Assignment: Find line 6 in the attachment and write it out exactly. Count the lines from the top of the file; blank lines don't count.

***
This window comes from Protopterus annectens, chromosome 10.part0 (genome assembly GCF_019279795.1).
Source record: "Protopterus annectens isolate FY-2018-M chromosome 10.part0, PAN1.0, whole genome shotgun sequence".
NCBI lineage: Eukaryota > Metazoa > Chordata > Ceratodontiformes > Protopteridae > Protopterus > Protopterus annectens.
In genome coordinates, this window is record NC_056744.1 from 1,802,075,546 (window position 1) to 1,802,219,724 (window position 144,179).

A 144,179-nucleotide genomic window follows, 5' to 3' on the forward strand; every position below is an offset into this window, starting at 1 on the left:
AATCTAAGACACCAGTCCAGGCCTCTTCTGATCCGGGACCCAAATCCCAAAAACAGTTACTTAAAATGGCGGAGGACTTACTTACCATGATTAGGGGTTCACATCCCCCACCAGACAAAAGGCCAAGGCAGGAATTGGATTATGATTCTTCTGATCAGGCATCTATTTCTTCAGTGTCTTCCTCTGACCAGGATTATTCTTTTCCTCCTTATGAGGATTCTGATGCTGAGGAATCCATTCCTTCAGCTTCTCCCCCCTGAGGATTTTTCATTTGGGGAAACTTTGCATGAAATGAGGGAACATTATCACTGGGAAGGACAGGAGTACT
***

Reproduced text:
AATCTAAGACACCAGTCCAGGCCTCTTCTGATCCGGGACCCAAATCCCAAAAACAGTTACTTAAAATGGCGGAGGACTTACTTACCATGATTAGGGGTTCACATCCCCCACCAGACAAAAGGCCAAGGCAGGAATTGGATTATGATTCTTCTGATCAGGCATCTATTTCTTCAGTGTCTTCCTCTGACCAGGATTATTCTTTTCCTCCTTATGAGGATTCTGATGCTGAGGAATCCATTCCTTCAGCTTCTCCCCCCTGAGGATTTTTCATTTGGGGAAACTTTGCATGAAATGAGGGAACATTATCACTGGGAAGGACAGGAGTACT